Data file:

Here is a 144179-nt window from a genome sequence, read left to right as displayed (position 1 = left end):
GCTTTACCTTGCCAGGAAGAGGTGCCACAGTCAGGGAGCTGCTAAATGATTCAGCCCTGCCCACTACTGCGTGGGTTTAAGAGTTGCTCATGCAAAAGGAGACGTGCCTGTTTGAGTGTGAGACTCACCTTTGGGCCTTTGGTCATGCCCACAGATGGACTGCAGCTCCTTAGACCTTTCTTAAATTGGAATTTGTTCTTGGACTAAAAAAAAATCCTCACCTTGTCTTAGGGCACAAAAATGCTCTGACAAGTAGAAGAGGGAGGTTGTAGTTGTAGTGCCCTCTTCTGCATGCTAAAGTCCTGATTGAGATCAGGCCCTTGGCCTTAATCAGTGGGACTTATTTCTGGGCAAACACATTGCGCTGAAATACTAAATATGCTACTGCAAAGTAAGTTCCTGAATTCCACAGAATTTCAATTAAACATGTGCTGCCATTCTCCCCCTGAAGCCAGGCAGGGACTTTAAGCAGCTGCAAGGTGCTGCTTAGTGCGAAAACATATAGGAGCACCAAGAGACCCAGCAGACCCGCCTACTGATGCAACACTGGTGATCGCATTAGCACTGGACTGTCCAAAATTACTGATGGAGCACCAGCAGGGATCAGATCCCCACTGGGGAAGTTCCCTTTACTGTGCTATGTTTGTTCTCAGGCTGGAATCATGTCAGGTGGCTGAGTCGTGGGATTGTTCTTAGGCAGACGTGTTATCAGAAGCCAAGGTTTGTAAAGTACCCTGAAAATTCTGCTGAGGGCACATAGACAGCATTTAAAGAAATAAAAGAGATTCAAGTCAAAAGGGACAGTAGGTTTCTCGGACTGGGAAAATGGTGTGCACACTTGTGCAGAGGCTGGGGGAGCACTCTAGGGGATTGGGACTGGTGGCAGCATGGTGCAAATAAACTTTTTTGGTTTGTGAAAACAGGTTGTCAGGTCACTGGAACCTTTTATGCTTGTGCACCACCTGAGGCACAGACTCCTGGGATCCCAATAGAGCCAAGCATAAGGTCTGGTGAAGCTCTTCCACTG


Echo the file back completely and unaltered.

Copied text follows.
Here is a 144179-nt window from a genome sequence, read left to right as displayed (position 1 = left end):
GCTTTACCTTGCCAGGAAGAGGTGCCACAGTCAGGGAGCTGCTAAATGATTCAGCCCTGCCCACTACTGCGTGGGTTTAAGAGTTGCTCATGCAAAAGGAGACGTGCCTGTTTGAGTGTGAGACTCACCTTTGGGCCTTTGGTCATGCCCACAGATGGACTGCAGCTCCTTAGACCTTTCTTAAATTGGAATTTGTTCTTGGACTAAAAAAAAATCCTCACCTTGTCTTAGGGCACAAAAATGCTCTGACAAGTAGAAGAGGGAGGTTGTAGTTGTAGTGCCCTCTTCTGCATGCTAAAGTCCTGATTGAGATCAGGCCCTTGGCCTTAATCAGTGGGACTTATTTCTGGGCAAACACATTGCGCTGAAATACTAAATATGCTACTGCAAAGTAAGTTCCTGAATTCCACAGAATTTCAATTAAACATGTGCTGCCATTCTCCCCCTGAAGCCAGGCAGGGACTTTAAGCAGCTGCAAGGTGCTGCTTAGTGCGAAAACATATAGGAGCACCAAGAGACCCAGCAGACCCGCCTACTGATGCAACACTGGTGATCGCATTAGCACTGGACTGTCCAAAATTACTGATGGAGCACCAGCAGGGATCAGATCCCCACTGGGGAAGTTCCCTTTACTGTGCTATGTTTGTTCTCAGGCTGGAATCATGTCAGGTGGCTGAGTCGTGGGATTGTTCTTAGGCAGACGTGTTATCAGAAGCCAAGGTTTGTAAAGTACCCTGAAAATTCTGCTGAGGGCACATAGACAGCATTTAAAGAAATAAAAGAGATTCAAGTCAAAAGGGACAGTAGGTTTCTCGGACTGGGAAAATGGTGTGCACACTTGTGCAGAGGCTGGGGGAGCACTCTAGGGGATTGGGACTGGTGGCAGCATGGTGCAAATAAACTTTTTTGGTTTGTGAAAACAGGTTGTCAGGTCACTGGAACCTTTTATGCTTGTGCACCACCTGAGGCACAGACTCCTGGGATCCCAATAGAGCCAAGCATAAGGTCTGGTGAAGCTCTTCCACTG